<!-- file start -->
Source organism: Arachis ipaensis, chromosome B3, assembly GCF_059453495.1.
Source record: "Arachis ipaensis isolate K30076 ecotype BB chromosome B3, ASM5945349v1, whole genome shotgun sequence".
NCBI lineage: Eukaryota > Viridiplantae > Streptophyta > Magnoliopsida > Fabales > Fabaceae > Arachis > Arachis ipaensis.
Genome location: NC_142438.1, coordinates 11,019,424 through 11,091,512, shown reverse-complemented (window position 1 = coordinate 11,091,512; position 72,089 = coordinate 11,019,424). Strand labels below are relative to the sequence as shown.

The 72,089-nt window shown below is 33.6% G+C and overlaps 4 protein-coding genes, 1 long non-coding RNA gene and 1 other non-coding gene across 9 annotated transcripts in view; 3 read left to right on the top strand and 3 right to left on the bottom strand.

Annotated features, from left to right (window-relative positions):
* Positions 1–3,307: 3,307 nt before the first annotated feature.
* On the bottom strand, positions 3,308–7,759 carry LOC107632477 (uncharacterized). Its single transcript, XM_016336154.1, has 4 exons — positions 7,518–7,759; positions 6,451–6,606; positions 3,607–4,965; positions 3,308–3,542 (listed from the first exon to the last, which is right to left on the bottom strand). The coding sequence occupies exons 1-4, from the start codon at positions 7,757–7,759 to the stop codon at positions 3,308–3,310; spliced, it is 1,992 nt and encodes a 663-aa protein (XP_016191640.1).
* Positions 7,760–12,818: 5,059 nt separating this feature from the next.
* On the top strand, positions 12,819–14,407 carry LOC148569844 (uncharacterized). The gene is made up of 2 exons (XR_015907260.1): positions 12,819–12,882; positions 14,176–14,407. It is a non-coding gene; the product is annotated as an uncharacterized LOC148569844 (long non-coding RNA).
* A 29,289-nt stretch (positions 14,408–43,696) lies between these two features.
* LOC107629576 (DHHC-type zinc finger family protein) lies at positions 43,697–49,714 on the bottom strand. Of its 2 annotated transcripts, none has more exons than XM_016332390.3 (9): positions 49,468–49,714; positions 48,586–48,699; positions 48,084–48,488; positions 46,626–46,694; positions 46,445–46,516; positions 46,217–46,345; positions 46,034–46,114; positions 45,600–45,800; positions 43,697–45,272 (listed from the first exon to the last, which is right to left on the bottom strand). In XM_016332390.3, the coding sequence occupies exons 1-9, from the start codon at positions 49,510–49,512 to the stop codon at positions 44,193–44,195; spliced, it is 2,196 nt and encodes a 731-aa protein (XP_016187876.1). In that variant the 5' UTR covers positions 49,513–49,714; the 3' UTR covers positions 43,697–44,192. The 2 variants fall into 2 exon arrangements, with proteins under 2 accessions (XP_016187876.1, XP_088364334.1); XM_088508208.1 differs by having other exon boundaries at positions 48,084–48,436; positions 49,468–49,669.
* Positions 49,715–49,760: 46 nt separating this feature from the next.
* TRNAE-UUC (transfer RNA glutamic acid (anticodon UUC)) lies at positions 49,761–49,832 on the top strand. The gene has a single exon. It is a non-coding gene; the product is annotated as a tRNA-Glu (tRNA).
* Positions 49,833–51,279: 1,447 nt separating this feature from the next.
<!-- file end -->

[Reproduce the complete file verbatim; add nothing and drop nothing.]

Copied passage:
Source organism: Arachis ipaensis, chromosome B3, assembly GCF_059453495.1.
Source record: "Arachis ipaensis isolate K30076 ecotype BB chromosome B3, ASM5945349v1, whole genome shotgun sequence".
NCBI lineage: Eukaryota > Viridiplantae > Streptophyta > Magnoliopsida > Fabales > Fabaceae > Arachis > Arachis ipaensis.
Genome location: NC_142438.1, coordinates 11,019,424 through 11,091,512, shown reverse-complemented (window position 1 = coordinate 11,091,512; position 72,089 = coordinate 11,019,424). Strand labels below are relative to the sequence as shown.

The 72,089-nt window shown below is 33.6% G+C and overlaps 4 protein-coding genes, 1 long non-coding RNA gene and 1 other non-coding gene across 9 annotated transcripts in view; 3 read left to right on the top strand and 3 right to left on the bottom strand.

Annotated features, from left to right (window-relative positions):
* Positions 1–3,307: 3,307 nt before the first annotated feature.
* On the bottom strand, positions 3,308–7,759 carry LOC107632477 (uncharacterized). Its single transcript, XM_016336154.1, has 4 exons — positions 7,518–7,759; positions 6,451–6,606; positions 3,607–4,965; positions 3,308–3,542 (listed from the first exon to the last, which is right to left on the bottom strand). The coding sequence occupies exons 1-4, from the start codon at positions 7,757–7,759 to the stop codon at positions 3,308–3,310; spliced, it is 1,992 nt and encodes a 663-aa protein (XP_016191640.1).
* Positions 7,760–12,818: 5,059 nt separating this feature from the next.
* On the top strand, positions 12,819–14,407 carry LOC148569844 (uncharacterized). The gene is made up of 2 exons (XR_015907260.1): positions 12,819–12,882; positions 14,176–14,407. It is a non-coding gene; the product is annotated as an uncharacterized LOC148569844 (long non-coding RNA).
* A 29,289-nt stretch (positions 14,408–43,696) lies between these two features.
* LOC107629576 (DHHC-type zinc finger family protein) lies at positions 43,697–49,714 on the bottom strand. Of its 2 annotated transcripts, none has more exons than XM_016332390.3 (9): positions 49,468–49,714; positions 48,586–48,699; positions 48,084–48,488; positions 46,626–46,694; positions 46,445–46,516; positions 46,217–46,345; positions 46,034–46,114; positions 45,600–45,800; positions 43,697–45,272 (listed from the first exon to the last, which is right to left on the bottom strand). In XM_016332390.3, the coding sequence occupies exons 1-9, from the start codon at positions 49,510–49,512 to the stop codon at positions 44,193–44,195; spliced, it is 2,196 nt and encodes a 731-aa protein (XP_016187876.1). In that variant the 5' UTR covers positions 49,513–49,714; the 3' UTR covers positions 43,697–44,192. The 2 variants fall into 2 exon arrangements, with proteins under 2 accessions (XP_016187876.1, XP_088364334.1); XM_088508208.1 differs by having other exon boundaries at positions 48,084–48,436; positions 49,468–49,669.
* Positions 49,715–49,760: 46 nt separating this feature from the next.
* TRNAE-UUC (transfer RNA glutamic acid (anticodon UUC)) lies at positions 49,761–49,832 on the top strand. The gene has a single exon. It is a non-coding gene; the product is annotated as a tRNA-Glu (tRNA).
* Positions 49,833–51,279: 1,447 nt separating this feature from the next.